PESHAWAR, Pakistan (AFP) — Pakistani security officials were seeking confirmation on Tuesday that a top Al-Qaeda expert on chemical and biological weapons had been killed in a suspected US missile strike.
News of the strike targeting Midhat Mursi al-Sayid Umar came as premier Yousuf Raza Gilani urged US President George W. Bush not to act "unilaterally" against militants in Pakistan's lawless tribal zones.
There was no immediate confirmation from Washington or the US-led coalition in Afghanistan about Monday's strike in the South Waziristan tribal district, which residents said was carried out by a pilotless US drone.
The Egyptian militant -- who is also known as Abu Khabab al-Masri -- has a five-million-dollar US bounty on his head and is alleged to have trained hundreds of extremists at camps in the Pakistan-Afghanistan border region.
"We continue to believe that Abu Khabab was the one who was killed in this strike," a senior Pakistani security official told AFP, a day after other officials said they had information that the militant was dead.
"We are still gathering physical evidence to confirm this but the information we have is that he is dead," the official said, without elaborating.
Other officials said proof that Umar was dead would come from footage from the drone combined with intelligence information from the region. Residents said victims of the strike were buried soon after the attack.
Umar's 18-year-old son, another Egyptian, two Saudis and a Pakistani were also among the six people killed when missiles hit a house attached to a village mosque, security officials said.
His second wife, a Pakistani, and another son were being treated at a hospital in Wana, the main town in South Waziristan, they said.
Militants were keeping everyone away from the building, residents added.
Pakistani officials said Umar had given explosives training to a generation of militants, including British "shoe bomber" Richard Reid, who tried to blow up a transatlantic jet in December 2001.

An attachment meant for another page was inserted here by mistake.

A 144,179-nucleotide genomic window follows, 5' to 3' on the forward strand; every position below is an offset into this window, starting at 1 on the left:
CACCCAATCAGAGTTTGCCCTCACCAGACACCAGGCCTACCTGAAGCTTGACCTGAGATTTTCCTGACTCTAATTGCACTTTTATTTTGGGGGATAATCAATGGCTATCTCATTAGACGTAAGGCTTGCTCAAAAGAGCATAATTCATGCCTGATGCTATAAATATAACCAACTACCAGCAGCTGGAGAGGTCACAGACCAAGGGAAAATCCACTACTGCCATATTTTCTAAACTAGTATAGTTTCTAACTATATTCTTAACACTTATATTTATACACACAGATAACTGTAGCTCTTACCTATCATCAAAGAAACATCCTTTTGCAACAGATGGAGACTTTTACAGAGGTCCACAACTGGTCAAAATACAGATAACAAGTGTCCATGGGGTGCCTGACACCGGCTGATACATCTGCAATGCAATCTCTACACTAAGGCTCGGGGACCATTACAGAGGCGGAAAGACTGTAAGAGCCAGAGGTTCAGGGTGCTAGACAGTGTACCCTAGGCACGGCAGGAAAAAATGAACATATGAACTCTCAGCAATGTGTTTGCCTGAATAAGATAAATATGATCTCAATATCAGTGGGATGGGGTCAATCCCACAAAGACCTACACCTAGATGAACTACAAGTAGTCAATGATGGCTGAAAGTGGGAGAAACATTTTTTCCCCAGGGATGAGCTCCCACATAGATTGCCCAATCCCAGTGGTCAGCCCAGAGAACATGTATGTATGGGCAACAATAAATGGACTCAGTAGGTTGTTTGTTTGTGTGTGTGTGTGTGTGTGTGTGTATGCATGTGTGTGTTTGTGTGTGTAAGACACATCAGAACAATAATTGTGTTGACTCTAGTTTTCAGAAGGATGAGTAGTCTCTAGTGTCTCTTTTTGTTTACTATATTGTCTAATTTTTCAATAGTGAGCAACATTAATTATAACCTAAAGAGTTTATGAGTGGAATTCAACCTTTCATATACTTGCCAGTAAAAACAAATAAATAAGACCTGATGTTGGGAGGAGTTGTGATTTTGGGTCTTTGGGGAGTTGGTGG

Umar was a trainer at Al-Qaeda's Derunta camp in Afghanistan in the 1990s, "where he provided hundreds of mujahedin with hands-on training in the use of poisons and explosives," the US government Rewards for Justice website says.
"Since 1999, he has distributed training manuals that contain instructions for making chemical and biological weapons."
More recently, Umar ran a training camp specialising in making car bombs, officials in northwest Pakistan said. He wore local dress to blend in, they said.
"Al-Masri was present in the area for a long time and according to our information he trained a significant number of people for suicide bombings," a security official said.
Pakistani military spokesman Major General Athar Abbas said the army was still seeking "authentic information." Claims that Umar was killed in another air strike in January 2006 turned out to be false.
US and NATO forces in Afghanistan both denied involvement. The US Central Intelligence Agency is also known to operate drones in the region.
Pakistan has protested over a wave of apparent US missile strikes in recent months that have killed dozens of people. One such attack in January killed Abu Laith al-Libi, a senior Al-Qaeda commander.
Gilani insisted after meeting with Bush at the White House on Monday that Pakistan was committed to fighting extremists.
Asked on CNN about the missile strike, Gilani said he had told Bush that "unilaterally it should not be done." If proven to have been a US operation, it would be a violation of Pakistani sovereignty, he added.
Pakistan's fledgling government caused concern in Washington by launching talks with militants soon after beating allies of US-backed President Pervez Musharraf in elections in February.
Militants kidnapped 30 troops and police in northwestern Pakistan's Swat Valley on Tuesday, a day after killing three intelligence officials, threatening a shaky truce in the region.
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